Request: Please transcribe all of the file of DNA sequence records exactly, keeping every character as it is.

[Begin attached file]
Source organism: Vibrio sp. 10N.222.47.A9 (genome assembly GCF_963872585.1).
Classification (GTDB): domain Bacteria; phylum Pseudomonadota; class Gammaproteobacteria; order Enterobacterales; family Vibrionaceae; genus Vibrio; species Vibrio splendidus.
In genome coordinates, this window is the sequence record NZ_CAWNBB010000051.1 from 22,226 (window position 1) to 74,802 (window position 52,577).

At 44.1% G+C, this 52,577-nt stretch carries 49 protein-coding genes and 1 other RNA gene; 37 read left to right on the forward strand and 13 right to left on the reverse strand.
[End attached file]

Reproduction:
Source organism: Vibrio sp. 10N.222.47.A9 (genome assembly GCF_963872585.1).
Classification (GTDB): domain Bacteria; phylum Pseudomonadota; class Gammaproteobacteria; order Enterobacterales; family Vibrionaceae; genus Vibrio; species Vibrio splendidus.
In genome coordinates, this window is the sequence record NZ_CAWNBB010000051.1 from 22,226 (window position 1) to 74,802 (window position 52,577).

At 44.1% G+C, this 52,577-nt stretch carries 49 protein-coding genes and 1 other RNA gene; 37 read left to right on the forward strand and 13 right to left on the reverse strand.